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Jaundice
Jaundice is not a disease but rather a sign that can occur in many different diseases. Jaundice is the yellowish staining of the skin and sclera (the whites of the eyes) that is caused by high levels of the chemical bilirubin in blood. The color of the skin and sclera vary depending on the level of bilirubin. When the bilirubin level is mildly elevated, they are yellowish. When the bilirubin level is high, they tend to be brown.



Jaundice occurs when there is
1) Too much bilirubin being produced for the liver to remove from the blood. (For example, patients with hemolytic anemia have an abnormally rapid rate of destruction of their red blood cells that releases large amounts of bilirubin into the blood),

2) A defect in the liver that prevents bilirubin from being removed from the blood, converted to bilirubin/glucuronic acid (conjugated) or secreted in bile, or

3) Blockage of the bile ducts that decreases the flow of bile and bilirubin from the liver into the intestines. (For example, the bile ducts can be blocked by cancers, gallstones, or inflammation of the bile ducts).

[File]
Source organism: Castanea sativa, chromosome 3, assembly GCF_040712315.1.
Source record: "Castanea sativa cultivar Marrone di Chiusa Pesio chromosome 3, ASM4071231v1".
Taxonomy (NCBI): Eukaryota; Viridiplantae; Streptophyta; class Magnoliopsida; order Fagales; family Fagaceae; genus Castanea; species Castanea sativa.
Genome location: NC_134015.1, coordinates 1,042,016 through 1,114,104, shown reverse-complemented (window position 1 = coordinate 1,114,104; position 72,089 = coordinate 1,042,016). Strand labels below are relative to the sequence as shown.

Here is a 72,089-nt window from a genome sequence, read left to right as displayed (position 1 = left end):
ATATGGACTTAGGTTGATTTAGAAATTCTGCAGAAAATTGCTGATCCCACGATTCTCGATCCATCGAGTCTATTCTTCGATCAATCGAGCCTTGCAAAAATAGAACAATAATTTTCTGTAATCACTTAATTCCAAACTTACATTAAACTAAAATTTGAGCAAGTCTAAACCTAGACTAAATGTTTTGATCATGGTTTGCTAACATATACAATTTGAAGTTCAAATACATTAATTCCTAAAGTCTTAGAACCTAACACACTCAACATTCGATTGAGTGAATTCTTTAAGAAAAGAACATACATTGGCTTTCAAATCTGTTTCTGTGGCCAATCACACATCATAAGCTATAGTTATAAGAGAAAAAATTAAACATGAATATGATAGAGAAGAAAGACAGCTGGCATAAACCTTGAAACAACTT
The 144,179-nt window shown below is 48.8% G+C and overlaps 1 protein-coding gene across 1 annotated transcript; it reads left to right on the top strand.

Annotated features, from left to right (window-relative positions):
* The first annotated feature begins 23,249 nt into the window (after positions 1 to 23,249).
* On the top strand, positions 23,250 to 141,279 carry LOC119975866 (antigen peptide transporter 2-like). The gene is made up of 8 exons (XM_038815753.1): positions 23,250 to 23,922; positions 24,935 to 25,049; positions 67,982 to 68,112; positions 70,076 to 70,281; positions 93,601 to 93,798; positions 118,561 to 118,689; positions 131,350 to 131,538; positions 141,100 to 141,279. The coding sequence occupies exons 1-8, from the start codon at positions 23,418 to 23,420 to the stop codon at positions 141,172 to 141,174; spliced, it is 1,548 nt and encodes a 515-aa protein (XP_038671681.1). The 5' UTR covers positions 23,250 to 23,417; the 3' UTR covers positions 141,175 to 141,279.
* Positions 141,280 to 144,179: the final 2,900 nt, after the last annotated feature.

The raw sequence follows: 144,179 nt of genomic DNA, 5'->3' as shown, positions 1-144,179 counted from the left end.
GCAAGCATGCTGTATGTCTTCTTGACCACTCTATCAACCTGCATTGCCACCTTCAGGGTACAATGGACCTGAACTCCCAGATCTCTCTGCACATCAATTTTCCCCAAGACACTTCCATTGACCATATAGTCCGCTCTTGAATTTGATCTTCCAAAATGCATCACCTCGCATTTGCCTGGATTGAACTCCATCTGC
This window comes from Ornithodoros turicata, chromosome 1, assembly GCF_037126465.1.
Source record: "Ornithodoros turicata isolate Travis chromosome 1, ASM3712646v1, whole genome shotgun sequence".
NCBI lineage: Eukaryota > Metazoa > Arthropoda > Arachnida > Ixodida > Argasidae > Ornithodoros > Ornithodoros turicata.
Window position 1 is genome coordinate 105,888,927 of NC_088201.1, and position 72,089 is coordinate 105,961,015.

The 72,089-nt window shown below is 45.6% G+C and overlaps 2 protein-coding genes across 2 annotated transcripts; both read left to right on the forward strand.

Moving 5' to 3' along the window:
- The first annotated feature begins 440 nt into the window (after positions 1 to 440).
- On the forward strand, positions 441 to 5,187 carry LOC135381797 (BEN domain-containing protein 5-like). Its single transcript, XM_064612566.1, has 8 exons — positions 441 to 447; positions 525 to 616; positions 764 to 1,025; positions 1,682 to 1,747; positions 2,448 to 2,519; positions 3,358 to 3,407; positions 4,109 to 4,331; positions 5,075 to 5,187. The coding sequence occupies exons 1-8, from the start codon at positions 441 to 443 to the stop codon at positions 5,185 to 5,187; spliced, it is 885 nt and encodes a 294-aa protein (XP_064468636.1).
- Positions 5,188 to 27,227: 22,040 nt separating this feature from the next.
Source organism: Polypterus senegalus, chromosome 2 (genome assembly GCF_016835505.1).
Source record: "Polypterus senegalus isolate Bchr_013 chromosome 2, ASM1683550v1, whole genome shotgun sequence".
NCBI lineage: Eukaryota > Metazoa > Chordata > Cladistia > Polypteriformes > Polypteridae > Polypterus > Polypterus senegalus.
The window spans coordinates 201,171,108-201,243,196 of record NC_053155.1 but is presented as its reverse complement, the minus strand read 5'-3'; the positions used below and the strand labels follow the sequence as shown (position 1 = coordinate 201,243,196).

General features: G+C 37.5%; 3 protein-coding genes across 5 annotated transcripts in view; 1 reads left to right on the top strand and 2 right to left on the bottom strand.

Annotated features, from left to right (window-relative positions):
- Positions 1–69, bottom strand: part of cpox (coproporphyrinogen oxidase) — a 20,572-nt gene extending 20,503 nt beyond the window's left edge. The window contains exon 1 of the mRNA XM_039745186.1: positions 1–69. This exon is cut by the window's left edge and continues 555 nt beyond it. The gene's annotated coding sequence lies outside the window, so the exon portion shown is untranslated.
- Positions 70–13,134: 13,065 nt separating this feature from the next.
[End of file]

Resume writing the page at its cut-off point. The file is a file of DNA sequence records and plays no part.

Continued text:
Dietary Management of Jaundice
When the level of bilirubin is very high, the diet must consist of intake of a lot of fluid. This will help in eliminating the bilirubin through urine and stool. One should stick to liquid diet for at least first five days.

When the level of bilirubin has subsided, one can include light diet of cereal porridge, yogurt and fruit salad. Vegetables like carrots, beans and spinach can also be included.

It is best to have small meals several times day.

At this stage one egg is also recommended, as including lean protein in Jaundice diet results in quick recovery.

Oil, spices, ghee and butter is strictly restricted.

After two more weeks as the level of bilirubin falls to the level of almost normal, Jaundice diet can have light rice, dal, as well as fish. The fish, however, needs to be boiled or steamed without any oil, spices or essence. Inclusion of fish, however, does not allow chicken and meat. They are rich sources of fat and cholesterol which is difficult to digest.

Gradually as the symptoms gets treated, cream, butter and olive oil can be used to cook the food.

Till over fifteen days after recovery, Jaundice diet should avoid fatty and heavy foods which are difficult to digest, as the system takes time to recover and be back in its normal self.

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